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Microstructure, nanohardness, and special features of fracture of three-phase titanium alloy and stainless steel joint through a nanostructural nickel foil are investigated. Uniformly distributed microcracks are observed in Ti2Ni and TiN3 layers joined at temperatures above T = 700°C, whereas no microcracks are observed in the TiNi layer. This suggests that the reason for microcracking is an anomalously large change in the linear expansion coefficient of the TiNi layer during austenitic-martensitic transformation. Specimens subjected to mechanical tests at T = 20°C are fractured along different layers of the material, namely, in the central part of the specimen they are fractured along the Ti2Тi/TiNi interface, whereas at the edge they are fractured along the TiNi/TiNi3 interface.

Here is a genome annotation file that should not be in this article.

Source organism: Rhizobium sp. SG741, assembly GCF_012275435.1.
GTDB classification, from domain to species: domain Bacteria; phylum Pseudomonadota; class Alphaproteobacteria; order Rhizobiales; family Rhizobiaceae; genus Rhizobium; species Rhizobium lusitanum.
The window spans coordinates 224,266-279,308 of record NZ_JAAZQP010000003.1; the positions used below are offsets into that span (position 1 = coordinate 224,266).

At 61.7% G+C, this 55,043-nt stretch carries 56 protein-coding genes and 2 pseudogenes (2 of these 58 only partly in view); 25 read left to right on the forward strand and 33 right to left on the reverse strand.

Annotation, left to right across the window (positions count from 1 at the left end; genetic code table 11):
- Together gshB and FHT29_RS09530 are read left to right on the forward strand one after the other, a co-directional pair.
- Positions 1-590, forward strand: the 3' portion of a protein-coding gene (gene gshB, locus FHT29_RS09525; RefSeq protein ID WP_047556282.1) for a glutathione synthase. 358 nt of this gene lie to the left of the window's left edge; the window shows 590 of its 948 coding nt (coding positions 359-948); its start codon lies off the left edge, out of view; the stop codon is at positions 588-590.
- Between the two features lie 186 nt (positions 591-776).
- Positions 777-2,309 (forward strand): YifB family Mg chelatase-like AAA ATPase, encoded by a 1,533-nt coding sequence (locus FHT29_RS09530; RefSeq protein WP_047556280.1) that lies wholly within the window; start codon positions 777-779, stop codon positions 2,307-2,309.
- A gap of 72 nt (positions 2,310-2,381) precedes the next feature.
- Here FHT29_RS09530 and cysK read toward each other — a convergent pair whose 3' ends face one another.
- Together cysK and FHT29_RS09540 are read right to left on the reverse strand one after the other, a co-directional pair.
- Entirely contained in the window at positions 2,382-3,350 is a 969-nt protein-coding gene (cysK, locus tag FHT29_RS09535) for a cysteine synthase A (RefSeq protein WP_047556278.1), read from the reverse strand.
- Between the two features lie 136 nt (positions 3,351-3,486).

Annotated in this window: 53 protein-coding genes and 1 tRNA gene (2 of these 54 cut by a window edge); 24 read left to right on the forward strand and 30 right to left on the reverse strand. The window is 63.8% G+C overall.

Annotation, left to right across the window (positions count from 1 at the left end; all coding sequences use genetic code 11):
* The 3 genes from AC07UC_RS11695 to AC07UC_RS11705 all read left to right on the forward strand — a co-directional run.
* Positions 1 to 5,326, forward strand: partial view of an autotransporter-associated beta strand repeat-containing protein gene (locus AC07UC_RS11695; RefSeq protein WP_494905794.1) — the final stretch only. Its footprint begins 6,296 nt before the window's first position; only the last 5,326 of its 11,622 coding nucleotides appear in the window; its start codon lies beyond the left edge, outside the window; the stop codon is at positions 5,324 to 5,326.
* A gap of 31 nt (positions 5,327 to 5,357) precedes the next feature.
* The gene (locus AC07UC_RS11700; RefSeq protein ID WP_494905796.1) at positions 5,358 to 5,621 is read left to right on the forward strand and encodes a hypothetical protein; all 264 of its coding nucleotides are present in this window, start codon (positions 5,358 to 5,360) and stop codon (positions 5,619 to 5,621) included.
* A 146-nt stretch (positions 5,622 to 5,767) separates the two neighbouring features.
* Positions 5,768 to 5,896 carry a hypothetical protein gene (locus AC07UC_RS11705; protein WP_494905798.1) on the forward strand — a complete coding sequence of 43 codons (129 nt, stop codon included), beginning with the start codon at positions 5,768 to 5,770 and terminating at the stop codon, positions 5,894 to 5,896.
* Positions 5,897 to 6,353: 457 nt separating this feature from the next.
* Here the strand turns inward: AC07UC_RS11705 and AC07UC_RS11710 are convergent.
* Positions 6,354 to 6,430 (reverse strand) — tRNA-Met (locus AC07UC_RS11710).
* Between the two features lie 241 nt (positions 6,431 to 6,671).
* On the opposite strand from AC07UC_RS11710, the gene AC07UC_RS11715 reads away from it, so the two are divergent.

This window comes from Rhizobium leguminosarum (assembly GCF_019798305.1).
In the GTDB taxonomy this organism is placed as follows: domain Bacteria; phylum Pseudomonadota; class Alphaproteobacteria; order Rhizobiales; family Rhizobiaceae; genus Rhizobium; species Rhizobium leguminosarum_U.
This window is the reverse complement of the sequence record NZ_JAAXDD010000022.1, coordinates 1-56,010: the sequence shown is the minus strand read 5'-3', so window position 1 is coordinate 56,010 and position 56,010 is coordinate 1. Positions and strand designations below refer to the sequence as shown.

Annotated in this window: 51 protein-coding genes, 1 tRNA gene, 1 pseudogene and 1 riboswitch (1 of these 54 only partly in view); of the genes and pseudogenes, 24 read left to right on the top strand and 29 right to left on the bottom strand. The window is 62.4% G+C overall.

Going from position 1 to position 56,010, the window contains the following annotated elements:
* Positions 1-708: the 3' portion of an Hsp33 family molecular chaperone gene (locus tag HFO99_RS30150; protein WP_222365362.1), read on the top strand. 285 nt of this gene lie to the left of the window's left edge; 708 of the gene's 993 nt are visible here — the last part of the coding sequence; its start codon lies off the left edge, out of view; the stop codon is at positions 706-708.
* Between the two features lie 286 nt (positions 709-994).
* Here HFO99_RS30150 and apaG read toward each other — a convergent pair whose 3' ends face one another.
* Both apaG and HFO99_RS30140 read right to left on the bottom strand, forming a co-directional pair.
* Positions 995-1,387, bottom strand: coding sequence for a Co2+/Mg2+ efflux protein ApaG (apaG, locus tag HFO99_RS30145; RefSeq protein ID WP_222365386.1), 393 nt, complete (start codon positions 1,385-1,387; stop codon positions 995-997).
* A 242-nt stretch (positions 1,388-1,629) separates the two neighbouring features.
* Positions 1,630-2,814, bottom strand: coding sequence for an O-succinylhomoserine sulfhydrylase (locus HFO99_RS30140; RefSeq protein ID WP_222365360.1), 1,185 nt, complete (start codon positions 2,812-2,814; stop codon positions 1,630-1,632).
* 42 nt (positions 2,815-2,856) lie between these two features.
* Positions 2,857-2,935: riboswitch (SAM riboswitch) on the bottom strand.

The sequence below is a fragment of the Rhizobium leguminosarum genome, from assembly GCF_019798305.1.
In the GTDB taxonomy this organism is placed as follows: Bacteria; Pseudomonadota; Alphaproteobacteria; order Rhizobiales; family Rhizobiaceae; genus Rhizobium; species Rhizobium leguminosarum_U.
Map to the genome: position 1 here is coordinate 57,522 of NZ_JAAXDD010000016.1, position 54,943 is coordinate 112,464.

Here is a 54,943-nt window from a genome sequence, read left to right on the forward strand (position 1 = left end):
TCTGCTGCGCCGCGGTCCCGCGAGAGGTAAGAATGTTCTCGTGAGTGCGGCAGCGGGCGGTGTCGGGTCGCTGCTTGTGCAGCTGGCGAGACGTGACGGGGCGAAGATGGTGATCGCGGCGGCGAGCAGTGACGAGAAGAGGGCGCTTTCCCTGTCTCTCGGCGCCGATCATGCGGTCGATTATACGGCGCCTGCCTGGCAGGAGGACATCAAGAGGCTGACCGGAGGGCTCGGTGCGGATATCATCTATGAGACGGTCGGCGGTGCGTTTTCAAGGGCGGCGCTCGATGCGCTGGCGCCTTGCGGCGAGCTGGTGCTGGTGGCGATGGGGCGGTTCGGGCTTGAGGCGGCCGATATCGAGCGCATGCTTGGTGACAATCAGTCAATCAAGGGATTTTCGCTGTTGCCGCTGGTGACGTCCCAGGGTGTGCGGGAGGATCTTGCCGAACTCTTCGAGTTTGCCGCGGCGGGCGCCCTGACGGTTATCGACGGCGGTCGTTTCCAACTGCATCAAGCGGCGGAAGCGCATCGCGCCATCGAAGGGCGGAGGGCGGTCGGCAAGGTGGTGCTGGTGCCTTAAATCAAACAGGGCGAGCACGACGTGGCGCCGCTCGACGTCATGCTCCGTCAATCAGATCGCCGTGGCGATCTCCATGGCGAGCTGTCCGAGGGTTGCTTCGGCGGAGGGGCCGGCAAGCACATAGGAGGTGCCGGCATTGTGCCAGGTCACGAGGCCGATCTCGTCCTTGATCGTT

For the example of two-phase VT8 titanium alloy, the correlation between the rate sensitivity of the plastic stress, which is the basic index of the appearance of superplasticity, and increased solid-state weldability of the material is established. It is shown experimentally that depressing the lower boundary of superplastic deformation, by changing the structural state of the material, permits adequate reduction in the temperature at which a high-quality solid-phase joint is obtained. The relation established between the superplasticity and the weldability of the alloy in the solid state permits a deeper understanding of the formation of a solid-phase joint in superplastic deformation and probably applies universally to materials in which superplasticity is possible.